Using film to teach the Holocaust

08 Jan 2018 BY Kathy Mather in Using Film to Teach...

5 mins
Everything Is Illuminated
Everything Is Illuminated

Holocaust Memorial Day (27 January) is a poignant reminder of not only those who suffered at the hands of Nazi persecution during the Second World War, but of the victims of all genocides throughout history. As always, Into Film supports Holocaust Memorial Day and its 2018 theme, ‘The Power of Words' - by encouraging teachers to use the accessible and engaging medium of film to explore this challenging topic with their students.

Films are one of the most powerful ways for young people to gain an understanding of the experiences of those who suffered under genocide, and by reflecting on and discussing the issues raised in these films, viewers can learn lessons from the past and help create a safer, better future.

Olivia Marks-Woldman, Holocaust Memorial Day Trust Chief Executive

Watching and discussing an age-appropriate film is an important and effective gateway to learning about the Holocaust. Below, Kathy Mather, from Holy Cross Roman Catholic Primary School on the Isle of Wight, tells us how she used one particular film to teach her students about the Holocaust.

As part of our film club at Holy Cross RC Primary School we use memorial days, and celebration days/weeks as a focus for the films we choose to watch. After carefully researching the films and resources available on the Into Film website, I decided to show Paper Clips to my club. Paper Clips was chosen as it documents how a group of children were so moved by the Holocaust that they wanted to show their understanding and respect for such an horrific period of history. Additionally, it is a film best suited to the ages of my film club members (my club is for Years 5 and 6 so are aged between 9 and 11).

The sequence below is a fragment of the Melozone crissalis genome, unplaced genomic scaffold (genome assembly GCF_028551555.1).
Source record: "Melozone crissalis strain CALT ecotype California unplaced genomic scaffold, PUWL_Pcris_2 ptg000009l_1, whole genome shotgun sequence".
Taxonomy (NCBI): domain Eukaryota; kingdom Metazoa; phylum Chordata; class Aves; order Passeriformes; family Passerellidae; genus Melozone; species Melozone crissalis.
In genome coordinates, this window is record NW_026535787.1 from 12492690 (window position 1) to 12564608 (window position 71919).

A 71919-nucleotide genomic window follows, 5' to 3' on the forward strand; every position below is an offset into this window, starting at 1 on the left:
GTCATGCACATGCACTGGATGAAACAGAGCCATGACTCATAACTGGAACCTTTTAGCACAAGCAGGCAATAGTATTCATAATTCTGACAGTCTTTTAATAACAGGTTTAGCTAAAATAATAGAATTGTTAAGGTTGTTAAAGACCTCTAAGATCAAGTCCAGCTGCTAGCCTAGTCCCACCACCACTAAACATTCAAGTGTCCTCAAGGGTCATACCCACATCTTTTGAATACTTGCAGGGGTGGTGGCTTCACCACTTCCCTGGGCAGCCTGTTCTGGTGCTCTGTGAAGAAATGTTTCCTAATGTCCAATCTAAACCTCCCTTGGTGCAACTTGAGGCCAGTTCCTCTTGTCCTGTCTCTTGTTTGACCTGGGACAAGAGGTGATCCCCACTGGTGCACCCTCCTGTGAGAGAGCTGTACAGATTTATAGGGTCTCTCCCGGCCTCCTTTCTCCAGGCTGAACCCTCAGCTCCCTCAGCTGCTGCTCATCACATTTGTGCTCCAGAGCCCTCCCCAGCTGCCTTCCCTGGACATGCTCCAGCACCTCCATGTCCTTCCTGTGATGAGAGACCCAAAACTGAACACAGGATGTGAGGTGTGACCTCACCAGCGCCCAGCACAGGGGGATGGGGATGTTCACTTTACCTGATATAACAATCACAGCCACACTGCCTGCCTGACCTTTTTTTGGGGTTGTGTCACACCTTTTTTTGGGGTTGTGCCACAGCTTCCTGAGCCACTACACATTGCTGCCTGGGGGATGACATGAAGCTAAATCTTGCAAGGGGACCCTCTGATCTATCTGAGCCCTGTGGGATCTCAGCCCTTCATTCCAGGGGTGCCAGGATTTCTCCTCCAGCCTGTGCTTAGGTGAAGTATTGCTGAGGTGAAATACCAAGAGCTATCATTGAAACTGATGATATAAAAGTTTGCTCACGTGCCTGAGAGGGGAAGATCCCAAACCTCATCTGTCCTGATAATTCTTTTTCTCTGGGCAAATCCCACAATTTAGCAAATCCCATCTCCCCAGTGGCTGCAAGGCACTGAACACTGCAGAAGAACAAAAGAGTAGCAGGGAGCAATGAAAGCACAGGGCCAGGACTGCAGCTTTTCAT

Before showing the film we had a discussion about what the Holocaust was and the impact it had on people living at that time. Some students already knew of some of the acts of violence and terror. We then went on to discuss what type of person Adolf Hitler was. The children were aghast that this kind of crime was ever committed and found it quite a struggle to understand how it was allowed to happen, and how by just being someone other than Hitler wanted they were killed. All the children watched the film intently and showed a great deal of empathy for the Holocaust survivors who spoke in it.

As the documentary went on and the stories were told, a number of children became very emotional at the realisation of what the survivors went through. Reviewing the film afterwards provided a further chance to express their views - one student won Review of the Week and had his review featured on the Into Film and Holocaust Memorial Day Trust websites.

Watching this film has highlighted to the children the need to mark Holocaust Memorial Day each year, so that the people who lost their lives will forever be remembered, and so that we as a society can learn from it and try to ensure that such a tragic event doesn't happen again. At the end of film club I gave each of the children a Paper Clip to wear so they could show and discuss it with others, and they continued to wear them for sometime.

Kathy Mather Primary School Teacher

Kathy Mather, Primary School Teacher

Kathy has run Film Club at Holy Cross Primary School for the past 5 years and uses local, national and international events and occasions as a focus for the film choices she shows.

This Article is part of: Using Film to Teach...

A series of articles that highlight how the medium of film can be used to teach a wide variety of subjects and themes.

View other Articles in this column

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